The Singapore Eco Film Festival (SGEFF) is back for its second year, featuring 21 films from 14 countries. SGEFF is a space for people from the public, private, and creative sectors to come together to learn about pressing environmental challenges, and to share positive solutions to these issues.
From August 6 - 11, Singapore hosted the 14th Annual Meeting of the Asia Oceania Geosciences Society (AOGS). The meeting was an opportunity for academics, researchers, and students to come together to discuss their work, exchange ideas, and catch up with colleagues and old friends.
At the recent one-north Festival, Professors Kerry Sieh and Isaac Kerlow presented on the need for deeper engagement with geohazard science to secure safer and more sustainable societies in Southeast Asia.
When I was a kid, I was introduced to the tragedy that climate change can bring. Massive floods and superstorms ravaged New York City right before my eyes. ‘The Day After Tomorrow’ was showing on TV, and there in the living room, I received my first education on the threat of climate change.
How bad will the haze be in Singapore this year? Why was it so bad in 2013 and 2015? Channel NewsAsia brings together two experts to find out more.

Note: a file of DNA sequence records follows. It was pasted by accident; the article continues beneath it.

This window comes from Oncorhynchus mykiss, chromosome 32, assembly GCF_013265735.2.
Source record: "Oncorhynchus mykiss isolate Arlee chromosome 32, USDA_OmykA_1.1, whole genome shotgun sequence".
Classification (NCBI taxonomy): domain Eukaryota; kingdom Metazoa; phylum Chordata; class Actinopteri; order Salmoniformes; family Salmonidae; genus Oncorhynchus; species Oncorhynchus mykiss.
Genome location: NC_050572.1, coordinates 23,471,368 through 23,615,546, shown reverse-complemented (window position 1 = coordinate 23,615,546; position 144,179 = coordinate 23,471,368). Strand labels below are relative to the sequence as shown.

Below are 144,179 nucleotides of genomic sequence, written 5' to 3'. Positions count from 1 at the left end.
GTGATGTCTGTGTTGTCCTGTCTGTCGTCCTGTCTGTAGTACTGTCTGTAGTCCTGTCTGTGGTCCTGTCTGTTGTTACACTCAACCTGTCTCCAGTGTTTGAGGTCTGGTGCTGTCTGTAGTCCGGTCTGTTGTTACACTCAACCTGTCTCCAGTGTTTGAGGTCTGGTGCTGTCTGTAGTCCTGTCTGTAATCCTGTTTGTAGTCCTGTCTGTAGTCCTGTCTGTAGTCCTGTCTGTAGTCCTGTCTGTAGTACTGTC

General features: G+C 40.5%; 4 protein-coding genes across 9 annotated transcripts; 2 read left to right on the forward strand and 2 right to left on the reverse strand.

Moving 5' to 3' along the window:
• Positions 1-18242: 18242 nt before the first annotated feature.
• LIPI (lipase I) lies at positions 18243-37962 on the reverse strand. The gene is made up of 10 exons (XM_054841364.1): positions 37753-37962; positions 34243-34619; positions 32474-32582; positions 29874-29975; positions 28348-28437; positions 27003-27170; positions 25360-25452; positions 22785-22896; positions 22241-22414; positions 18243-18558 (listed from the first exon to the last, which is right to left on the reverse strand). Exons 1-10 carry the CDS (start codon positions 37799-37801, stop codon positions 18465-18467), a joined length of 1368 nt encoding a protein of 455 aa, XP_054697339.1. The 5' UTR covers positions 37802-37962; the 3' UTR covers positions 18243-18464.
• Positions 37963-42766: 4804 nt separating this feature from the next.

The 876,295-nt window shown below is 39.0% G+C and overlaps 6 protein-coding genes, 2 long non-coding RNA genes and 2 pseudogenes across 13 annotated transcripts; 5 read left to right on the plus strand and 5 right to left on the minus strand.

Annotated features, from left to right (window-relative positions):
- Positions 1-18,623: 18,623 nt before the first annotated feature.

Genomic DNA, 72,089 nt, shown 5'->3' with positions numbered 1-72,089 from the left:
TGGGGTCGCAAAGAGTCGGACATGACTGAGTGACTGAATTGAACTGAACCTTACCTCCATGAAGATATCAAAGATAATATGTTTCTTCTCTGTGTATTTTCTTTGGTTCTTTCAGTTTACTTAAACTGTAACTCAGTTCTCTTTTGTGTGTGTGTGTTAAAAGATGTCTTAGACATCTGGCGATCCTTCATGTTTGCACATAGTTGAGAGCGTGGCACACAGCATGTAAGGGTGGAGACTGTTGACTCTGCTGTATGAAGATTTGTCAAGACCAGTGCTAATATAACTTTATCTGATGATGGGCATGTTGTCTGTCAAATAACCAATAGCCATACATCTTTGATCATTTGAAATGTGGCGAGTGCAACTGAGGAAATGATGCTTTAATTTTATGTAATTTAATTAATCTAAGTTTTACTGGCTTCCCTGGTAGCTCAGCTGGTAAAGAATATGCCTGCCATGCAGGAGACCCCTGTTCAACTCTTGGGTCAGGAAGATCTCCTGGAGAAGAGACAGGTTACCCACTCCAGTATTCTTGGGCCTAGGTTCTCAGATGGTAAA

Climate change is a complex issue, which is challenging to communicate. Yet our understanding of it is crucial for the future of our world. Sonali Manimaran, a student at the Asian School of the Environment, explains the need for climate change communication that goes beyond facts and figures in order to more fully engage the public.
A recent BBC report announced that South Asia could be uninhabitable by 2100 due to global warming. Singapore Tonight, a nightly Channel NewsAsia programme, investigated the potential ramifications of this extreme global warming for Singapore.
Most people would agree that Singapore is quite clean compared to other countries in the region. The government has focused on the ‘Keep Singapore Clean’ movement since 1968. The movement is active even until today, to encourage the public to keep Singapore clean.
Since Malaysia Airlines flight MH370 went missing over two years ago, the world has waited with bated breath for news of its discovery. A massive search for the aircraft recently ended without conclusive results. While the disappearance of MH370 remains a tragic mystery, the search could provide valuable data to scientific communities.
New research from the Earth Observatory of Singapore and Victoria University of Wellington has provided in-depth information into how the Earth’s mantle deep beneath the central North Island of New Zealand is melting.